Missouri Tax Increase Voter Approval (2010)

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The Missouri Tax Increase Voter Approval did not appear on the November 2, 2010 statewide ballot in Missouri as an initiated constitutional amendment.

The official ballot title was certified on June 29, 2009.

Text of measure


The official ballot title was:[1]

Shall the Missouri Constitution be amended to restrict the ability of the General Assembly, counties, and other political subdivisions to tax and generate revenue by limiting the General Assembly’s power to pass legislation that permits counties and other political subdivisions to tax for county, municipal, and other purposes; removing the authority to tax Missourian’s real or personal property; requiring that any increase to state income taxes be approved by a majority vote of the people; and by removing or modifying certain other tax provisions?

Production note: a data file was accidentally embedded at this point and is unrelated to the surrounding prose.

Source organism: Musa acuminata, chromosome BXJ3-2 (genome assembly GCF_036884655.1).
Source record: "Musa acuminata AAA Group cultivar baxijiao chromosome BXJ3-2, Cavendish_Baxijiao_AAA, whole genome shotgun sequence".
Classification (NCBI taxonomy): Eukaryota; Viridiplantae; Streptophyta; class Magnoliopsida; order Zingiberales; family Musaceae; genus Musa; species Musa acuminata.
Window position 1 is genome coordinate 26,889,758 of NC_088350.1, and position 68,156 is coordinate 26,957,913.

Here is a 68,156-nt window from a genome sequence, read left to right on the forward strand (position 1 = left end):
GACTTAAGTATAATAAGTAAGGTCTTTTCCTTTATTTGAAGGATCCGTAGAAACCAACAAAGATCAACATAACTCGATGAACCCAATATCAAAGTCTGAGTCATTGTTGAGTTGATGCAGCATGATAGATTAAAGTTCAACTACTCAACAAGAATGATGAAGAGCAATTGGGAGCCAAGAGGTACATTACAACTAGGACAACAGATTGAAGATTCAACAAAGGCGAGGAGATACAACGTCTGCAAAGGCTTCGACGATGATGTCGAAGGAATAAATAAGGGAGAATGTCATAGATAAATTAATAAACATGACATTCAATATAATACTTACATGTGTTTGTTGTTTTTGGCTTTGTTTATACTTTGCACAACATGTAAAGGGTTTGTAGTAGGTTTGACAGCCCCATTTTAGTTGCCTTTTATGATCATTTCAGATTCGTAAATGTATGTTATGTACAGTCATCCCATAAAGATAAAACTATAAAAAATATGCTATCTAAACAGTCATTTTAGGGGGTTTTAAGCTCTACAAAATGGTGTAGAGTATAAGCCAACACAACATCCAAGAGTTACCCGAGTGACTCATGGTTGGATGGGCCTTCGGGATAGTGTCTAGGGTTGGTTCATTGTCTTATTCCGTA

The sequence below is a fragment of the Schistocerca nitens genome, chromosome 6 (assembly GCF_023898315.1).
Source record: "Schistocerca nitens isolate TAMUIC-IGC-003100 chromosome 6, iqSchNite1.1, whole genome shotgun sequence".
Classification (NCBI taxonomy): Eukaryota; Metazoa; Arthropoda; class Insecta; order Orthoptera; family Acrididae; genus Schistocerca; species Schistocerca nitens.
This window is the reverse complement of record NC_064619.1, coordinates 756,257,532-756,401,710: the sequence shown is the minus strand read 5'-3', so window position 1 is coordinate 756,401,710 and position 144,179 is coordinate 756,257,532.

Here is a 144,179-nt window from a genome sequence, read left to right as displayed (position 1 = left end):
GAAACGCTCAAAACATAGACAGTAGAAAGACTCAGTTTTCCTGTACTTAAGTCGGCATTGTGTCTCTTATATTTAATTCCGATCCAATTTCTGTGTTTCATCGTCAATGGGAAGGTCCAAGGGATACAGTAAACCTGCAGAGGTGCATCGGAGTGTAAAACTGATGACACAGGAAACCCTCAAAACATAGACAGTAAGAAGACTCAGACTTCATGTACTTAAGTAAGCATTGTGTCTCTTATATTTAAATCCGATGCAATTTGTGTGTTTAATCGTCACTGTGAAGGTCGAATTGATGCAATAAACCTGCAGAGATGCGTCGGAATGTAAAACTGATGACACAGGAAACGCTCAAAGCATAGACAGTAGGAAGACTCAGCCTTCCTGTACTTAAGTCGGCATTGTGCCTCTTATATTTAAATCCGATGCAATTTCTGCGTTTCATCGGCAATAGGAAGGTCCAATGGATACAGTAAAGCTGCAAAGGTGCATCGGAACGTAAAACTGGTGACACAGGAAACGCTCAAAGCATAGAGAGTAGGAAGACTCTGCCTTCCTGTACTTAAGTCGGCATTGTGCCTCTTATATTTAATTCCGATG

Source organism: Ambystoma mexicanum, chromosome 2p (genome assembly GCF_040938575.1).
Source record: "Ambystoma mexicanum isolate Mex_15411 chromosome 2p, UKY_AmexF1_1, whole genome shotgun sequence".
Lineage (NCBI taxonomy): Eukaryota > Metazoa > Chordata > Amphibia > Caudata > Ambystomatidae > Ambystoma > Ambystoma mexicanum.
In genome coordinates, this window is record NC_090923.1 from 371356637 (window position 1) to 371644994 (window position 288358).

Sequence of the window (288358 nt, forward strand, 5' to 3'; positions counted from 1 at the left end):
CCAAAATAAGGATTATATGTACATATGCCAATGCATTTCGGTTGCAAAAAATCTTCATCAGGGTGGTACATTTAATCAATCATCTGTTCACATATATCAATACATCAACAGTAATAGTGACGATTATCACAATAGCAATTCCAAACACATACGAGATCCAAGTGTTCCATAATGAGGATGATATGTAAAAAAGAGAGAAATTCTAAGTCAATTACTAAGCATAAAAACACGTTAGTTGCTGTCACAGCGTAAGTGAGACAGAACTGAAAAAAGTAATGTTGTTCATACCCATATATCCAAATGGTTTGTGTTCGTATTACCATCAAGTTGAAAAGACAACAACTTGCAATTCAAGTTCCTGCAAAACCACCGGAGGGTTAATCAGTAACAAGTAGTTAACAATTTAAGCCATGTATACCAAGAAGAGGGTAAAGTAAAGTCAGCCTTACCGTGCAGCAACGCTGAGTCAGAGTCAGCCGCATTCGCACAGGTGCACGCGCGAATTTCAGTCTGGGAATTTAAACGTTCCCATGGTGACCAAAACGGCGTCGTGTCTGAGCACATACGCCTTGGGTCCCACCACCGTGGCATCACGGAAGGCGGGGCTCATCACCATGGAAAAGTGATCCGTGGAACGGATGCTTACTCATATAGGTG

Fiscal impact estimate

According to the fiscal estimate produced by election officials:[1]

"Prohibiting the levy of property and sales taxes by local governments would eliminate or reduce funding for local governmental services, including public schools, transportation, safety, and health programs. State governmental services to the blind would be eliminated or reduced. The estimated cost to state and local governmental entities could exceed $8.5 billion annually."

Path to the ballot

See also: Missouri signature requirements

To qualify for the ballot, signatures were required to be obtained from registered voters equal to 8% of the total votes cast in the 2008 governor's election from six of the state's nine congressional districts.

See also

External links